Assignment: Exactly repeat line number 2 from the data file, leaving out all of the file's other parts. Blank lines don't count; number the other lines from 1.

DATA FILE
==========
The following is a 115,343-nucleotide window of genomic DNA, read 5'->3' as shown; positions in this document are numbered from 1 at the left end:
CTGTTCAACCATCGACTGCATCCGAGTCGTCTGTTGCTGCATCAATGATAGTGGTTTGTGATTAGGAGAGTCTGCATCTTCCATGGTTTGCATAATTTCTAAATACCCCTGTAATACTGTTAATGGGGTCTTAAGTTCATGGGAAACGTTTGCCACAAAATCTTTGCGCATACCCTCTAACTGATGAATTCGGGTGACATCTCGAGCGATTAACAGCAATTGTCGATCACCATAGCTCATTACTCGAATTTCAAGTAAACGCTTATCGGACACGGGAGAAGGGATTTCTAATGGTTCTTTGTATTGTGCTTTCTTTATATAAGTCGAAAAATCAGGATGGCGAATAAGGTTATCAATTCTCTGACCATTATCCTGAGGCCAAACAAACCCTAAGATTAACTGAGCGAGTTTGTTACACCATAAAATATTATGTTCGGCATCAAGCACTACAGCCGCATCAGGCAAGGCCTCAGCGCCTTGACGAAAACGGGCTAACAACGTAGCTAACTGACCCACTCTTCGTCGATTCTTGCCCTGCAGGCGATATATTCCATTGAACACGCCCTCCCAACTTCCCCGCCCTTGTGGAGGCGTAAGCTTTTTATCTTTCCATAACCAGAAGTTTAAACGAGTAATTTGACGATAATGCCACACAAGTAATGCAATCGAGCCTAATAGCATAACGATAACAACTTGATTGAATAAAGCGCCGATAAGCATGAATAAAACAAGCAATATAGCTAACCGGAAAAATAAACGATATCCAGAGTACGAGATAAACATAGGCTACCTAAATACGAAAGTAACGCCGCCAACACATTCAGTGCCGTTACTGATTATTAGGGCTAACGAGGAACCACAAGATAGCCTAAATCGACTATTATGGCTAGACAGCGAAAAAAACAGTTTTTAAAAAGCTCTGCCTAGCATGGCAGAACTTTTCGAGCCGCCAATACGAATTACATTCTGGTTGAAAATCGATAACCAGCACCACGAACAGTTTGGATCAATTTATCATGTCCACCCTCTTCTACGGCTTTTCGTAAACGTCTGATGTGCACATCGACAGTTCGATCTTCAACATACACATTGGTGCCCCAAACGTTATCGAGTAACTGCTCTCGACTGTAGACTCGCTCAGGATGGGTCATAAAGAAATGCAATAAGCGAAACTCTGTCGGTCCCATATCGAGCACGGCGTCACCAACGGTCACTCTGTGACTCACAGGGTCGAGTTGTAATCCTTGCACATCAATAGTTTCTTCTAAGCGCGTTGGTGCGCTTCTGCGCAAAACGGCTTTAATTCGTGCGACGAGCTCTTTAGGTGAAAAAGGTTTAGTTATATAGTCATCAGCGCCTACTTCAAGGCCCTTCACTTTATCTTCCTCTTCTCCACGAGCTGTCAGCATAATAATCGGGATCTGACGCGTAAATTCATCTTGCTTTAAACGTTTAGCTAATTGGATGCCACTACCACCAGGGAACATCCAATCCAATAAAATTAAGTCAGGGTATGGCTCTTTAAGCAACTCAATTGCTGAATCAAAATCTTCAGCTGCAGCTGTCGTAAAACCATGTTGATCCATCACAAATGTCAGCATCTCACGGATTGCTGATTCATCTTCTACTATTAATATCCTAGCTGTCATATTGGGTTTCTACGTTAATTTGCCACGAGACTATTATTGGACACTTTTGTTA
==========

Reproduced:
CTGTTCAACCATCGACTGCATCCGAGTCGTCTGTTGCTGCATCAATGATAGTGGTTTGTGATTAGGAGAGTCTGCATCTTCCATGGTTTGCATAATTTCTAAATACCCCTGTAATACTGTTAATGGGGTCTTAAGTTCATGGGAAACGTTTGCCACAAAATCTTTGCGCATACCCTCTAACTGATGAATTCGGGTGACATCTCGAGCGATTAACAGCAATTGTCGATCACCATAGCTCATTACTCGAATTTCAAGTAAACGCTTATCGGACACGGGAGAAGGGATTTCTAATGGTTCTTTGTATTGTGCTTTCTTTATATAAGTCGAAAAATCAGGATGGCGAATAAGGTTATCAATTCTCTGACCATTATCCTGAGGCCAAACAAACCCTAAGATTAACTGAGCGAGTTTGTTACACCATAAAATATTATGTTCGGCATCAAGCACTACAGCCGCATCAGGCAAGGCCTCAGCGCCTTGACGAAAACGGGCTAACAACGTAGCTAACTGACCCACTCTTCGTCGATTCTTGCCCTGCAGGCGATATATTCCATTGAACACGCCCTCCCAACTTCCCCGCCCTTGTGGAGGCGTAAGCTTTTTATCTTTCCATAACCAGAAGTTTAAACGAGTAATTTGACGATAATGCCACACAAGTAATGCAATCGAGCCTAATAGCATAACGATAACAACTTGATTGAATAAAGCGCCGATAAGCATGAATAAAACAAGCAATATAGCTAACCGGAAAAATAAACGATATCCAGAGTACGAGATAAACATAGGCTACCTAAATACGAAAGTAACGCCGCCAACACATTCAGTGCCGTTACTGATTATTAGGGCTAACGAGGAACCACAAGATAGCCTAAATCGACTATTATGGCTAGACAGCGAAAAAAACAGTTTTTAAAAAGCTCTGCCTAGCATGGCAGAACTTTTCGAGCCGCCAATACGAATTACATTCTGGTTGAAAATCGATAACCAGCACCACGAACAGTTTGGATCAATTTATCATGTCCACCCTCTTCTACGGCTTTTCGTAAACGTCTGATGTGCACATCGACAGTTCGATCTTCAACATACACATTGGTGCCCCAAACGTTATCGAGTAACTGCTCTCGACTGTAGACTCGCTCAGGATGGGTCATAAAGAAATGCAATAAGCGAAACTCTGTCGGTCCCATATCGAGCACGGCGTCACCAACGGTCACTCTGTGACTCACAGGGTCGAGTTGTAATCCTTGCACATCAATAGTTTCTTCTAAGCGCGTTGGTGCGCTTCTGCGCAAAACGGCTTTAATTCGTGCGACGAGCTCTTTAGGTGAAAAAGGTTTAGTTATATAGTCATCAGCGCCTACTTCAAGGCCCTTCACTTTATCTTCCTCTTCTCCACGAGCTGTCAGCATAATAATCGGGATCTGACGCGTAAATTCATCTTGCTTTAAACGTTTAGCTAATTGGATGCCACTACCACCAGGGAACATCCAATCCAATAAAATTAAGTCAGGGTATGGCTCTTTAAGCAACTCAATTGCTGAATCAAAATCTTCAGCTGCAGCTGTCGTAAAACCATGTTGATCCATCACAAATGTCAGCATCTCACGGATTGCTGATTCATCTTCTACTATTAATATCCTAGCTGTCATATTGGGTTTCTACGTTAATTTGCCACGAGACTATTATTGGACACTTTTGTTA